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Author Topic:   nova rearend fix
elvislomas
Member
posted February 04, 2003 01:09 AM
Hello racing brethren. My problem is: last race of the year I got t-boned and put into the wall (I was leading for the first time ever) and knocked both right tires off the rims. Loaded the car with a wrecker and have just started to work on it for the spring season and have found the rear axel has moved forward of where it was before the wreck. I can tell as I painted the car myself and overspray is an understatement. I have never messed with leaf springs and need some help understanding what I am looking at and for. What holds the rear end square and parrallel?How should I fix this? Thanks for any help. f.n.g.


bill t fast
Member
posted February 04, 2003 07:42 AM
check your u bolts we had a nova that brushed the wall one nite and it kept walking the one side loose and then when it would move it would eat up the drive shaft replace all the hardware and if you don't want to buy new racing leafs i'd at least finds a different set off a junker or something puting it on a frame machine woulsn't hurt either to make 100% sure it's straight it's a good thing to know and for $45 bucks


c21
Member
posted February 04, 2003 11:32 AM
quote:
Originally posted by elvislomas:
Hello racing brethren. My problem is: last race of the year I got t-boned and put into the wall (I was leading for the first time ever) and knocked both right tires off the rims. Loaded the car with a wrecker and have just started to work on it for the spring season and have found the rear axel has moved forward of where it was before the wreck. I can tell as I painted the car myself and overspray is an understatement. I have never messed with leaf springs and need some help understanding what I am looking at and for. What holds the rear end square and parrallel?How should I fix this? Thanks for any help. f.n.g.

Assuming the problem is greater in scope than a sheared leafspring locating pin, you will want to measure the significant locations on your frame.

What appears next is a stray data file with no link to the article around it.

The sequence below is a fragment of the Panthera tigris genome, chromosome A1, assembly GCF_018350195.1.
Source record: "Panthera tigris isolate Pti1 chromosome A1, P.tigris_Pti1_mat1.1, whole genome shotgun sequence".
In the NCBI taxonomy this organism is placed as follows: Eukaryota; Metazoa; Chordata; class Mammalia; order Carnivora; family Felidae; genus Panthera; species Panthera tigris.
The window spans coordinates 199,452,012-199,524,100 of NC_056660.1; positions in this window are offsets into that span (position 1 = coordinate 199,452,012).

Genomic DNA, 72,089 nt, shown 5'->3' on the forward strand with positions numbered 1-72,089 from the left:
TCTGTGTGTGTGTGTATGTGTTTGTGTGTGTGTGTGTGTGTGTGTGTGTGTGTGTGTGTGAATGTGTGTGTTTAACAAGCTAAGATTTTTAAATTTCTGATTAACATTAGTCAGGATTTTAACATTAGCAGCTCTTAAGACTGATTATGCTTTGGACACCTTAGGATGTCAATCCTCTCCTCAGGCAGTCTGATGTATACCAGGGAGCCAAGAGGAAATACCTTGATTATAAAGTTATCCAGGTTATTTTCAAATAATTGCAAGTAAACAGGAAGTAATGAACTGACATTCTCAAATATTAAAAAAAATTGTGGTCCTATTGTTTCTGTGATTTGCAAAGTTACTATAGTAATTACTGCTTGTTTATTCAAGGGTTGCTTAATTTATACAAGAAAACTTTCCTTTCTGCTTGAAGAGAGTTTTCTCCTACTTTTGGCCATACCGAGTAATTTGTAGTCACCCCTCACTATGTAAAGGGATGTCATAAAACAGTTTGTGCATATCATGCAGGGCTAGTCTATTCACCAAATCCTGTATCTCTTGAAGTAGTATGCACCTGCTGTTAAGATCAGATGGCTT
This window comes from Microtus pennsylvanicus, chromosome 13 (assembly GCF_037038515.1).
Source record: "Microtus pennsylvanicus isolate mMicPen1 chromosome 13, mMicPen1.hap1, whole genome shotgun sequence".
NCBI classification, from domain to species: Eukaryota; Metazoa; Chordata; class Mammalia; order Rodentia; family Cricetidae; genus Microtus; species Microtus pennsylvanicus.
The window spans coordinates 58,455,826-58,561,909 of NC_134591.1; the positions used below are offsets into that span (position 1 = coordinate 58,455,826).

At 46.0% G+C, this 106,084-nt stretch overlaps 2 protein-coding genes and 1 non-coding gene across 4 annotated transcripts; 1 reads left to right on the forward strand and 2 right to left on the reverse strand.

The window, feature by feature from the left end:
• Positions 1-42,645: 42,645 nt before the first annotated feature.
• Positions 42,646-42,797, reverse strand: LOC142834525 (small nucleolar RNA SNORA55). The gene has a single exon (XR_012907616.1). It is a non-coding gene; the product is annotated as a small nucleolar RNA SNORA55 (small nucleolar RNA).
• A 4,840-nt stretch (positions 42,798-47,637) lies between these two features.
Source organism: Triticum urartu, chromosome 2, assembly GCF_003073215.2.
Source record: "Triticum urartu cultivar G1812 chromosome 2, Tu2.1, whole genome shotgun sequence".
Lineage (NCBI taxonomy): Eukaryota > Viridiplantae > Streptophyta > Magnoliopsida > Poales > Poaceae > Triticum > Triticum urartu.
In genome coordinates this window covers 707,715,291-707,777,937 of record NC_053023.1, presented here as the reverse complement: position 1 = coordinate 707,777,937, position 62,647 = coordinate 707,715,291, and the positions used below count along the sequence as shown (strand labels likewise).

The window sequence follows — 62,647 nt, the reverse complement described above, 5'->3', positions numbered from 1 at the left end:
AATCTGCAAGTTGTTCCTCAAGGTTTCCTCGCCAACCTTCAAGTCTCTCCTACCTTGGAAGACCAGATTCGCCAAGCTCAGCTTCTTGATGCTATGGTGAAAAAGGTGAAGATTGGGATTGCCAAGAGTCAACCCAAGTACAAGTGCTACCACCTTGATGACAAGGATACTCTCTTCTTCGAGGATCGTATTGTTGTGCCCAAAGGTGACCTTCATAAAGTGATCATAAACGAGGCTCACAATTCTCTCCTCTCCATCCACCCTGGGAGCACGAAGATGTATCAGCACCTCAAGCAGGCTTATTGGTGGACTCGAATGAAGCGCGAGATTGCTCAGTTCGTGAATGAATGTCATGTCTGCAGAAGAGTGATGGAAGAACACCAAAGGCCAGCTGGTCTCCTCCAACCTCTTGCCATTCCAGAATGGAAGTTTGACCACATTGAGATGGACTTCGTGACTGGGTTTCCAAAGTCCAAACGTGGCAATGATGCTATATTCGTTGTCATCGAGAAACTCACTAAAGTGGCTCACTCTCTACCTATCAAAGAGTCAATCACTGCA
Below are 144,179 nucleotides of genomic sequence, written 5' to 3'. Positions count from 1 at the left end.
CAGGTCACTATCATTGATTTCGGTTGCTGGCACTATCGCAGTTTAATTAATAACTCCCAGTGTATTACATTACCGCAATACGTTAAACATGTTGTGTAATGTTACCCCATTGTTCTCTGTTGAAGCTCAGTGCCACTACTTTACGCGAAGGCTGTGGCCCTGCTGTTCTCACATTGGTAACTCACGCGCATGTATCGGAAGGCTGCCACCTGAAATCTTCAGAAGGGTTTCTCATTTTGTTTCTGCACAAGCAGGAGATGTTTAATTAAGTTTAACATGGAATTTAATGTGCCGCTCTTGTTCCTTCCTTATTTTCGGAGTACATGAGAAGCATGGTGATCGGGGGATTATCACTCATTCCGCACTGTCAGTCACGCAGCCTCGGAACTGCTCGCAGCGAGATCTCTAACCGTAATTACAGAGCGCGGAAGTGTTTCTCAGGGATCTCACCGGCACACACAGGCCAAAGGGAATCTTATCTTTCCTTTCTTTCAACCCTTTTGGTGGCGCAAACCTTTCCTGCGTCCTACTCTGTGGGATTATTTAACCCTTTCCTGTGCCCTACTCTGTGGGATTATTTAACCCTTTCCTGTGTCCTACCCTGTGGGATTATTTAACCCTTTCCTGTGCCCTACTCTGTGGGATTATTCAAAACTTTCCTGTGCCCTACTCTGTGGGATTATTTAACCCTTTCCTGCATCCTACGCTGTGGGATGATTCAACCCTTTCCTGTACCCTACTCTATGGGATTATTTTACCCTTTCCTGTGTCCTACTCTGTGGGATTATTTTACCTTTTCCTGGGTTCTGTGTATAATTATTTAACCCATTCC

Here is the simplest accurate method that I could reccomend:


It would be ideal if you could put the car up on jack stands over a flat cement floor. Use the front subframe as a reference for level (since any previous frame height info you have gathered may be of little use now).

establish a center line: you can drop a plumb from all 4 lower A inner pivots and mark an "X" (use a consistant reference point, all for bolt ends for example). Draw 2 lines on the floor (black marker works well on top of the blue "long mask" tape), the first connecting both rear pivot points, and the other connecting both the fronts. Find the center of each line, mark with an "X" then .... project a line through both of these X's all the way to the back of your car.


now you can drop a plumb line from all 4 of the rear pick-up points (front eyes and holes in frame for rear shackels). On a peice of long mask tape below ..... mark an "X" and write down the verticle demension.

now you can determine the squareness of the rear frame at the only places that it are really relevant, the suspension pick-up points.

by measuring how far away from center and the front of the car your rear pick up points are you can determine what if any repairs are required (use one of the previously drawn front lines as a reference, or the ball joint zerc fittings).

It is useful to measure an un-bent car to verify the factory spacing between the 2 leafs (left and right).

... additionally, comparing the right to left (rear pick up point) verticle measurements you took will tell you if you need to move the frame up of down. The rear verticle locations are fixable, the fronts ... not as

When you are finished making your repairs, verify the distance from the front to rear pick-up points for each leaf is the same (If there was damage to the frame on both sides, you will have to compare this to a straight car.

c21



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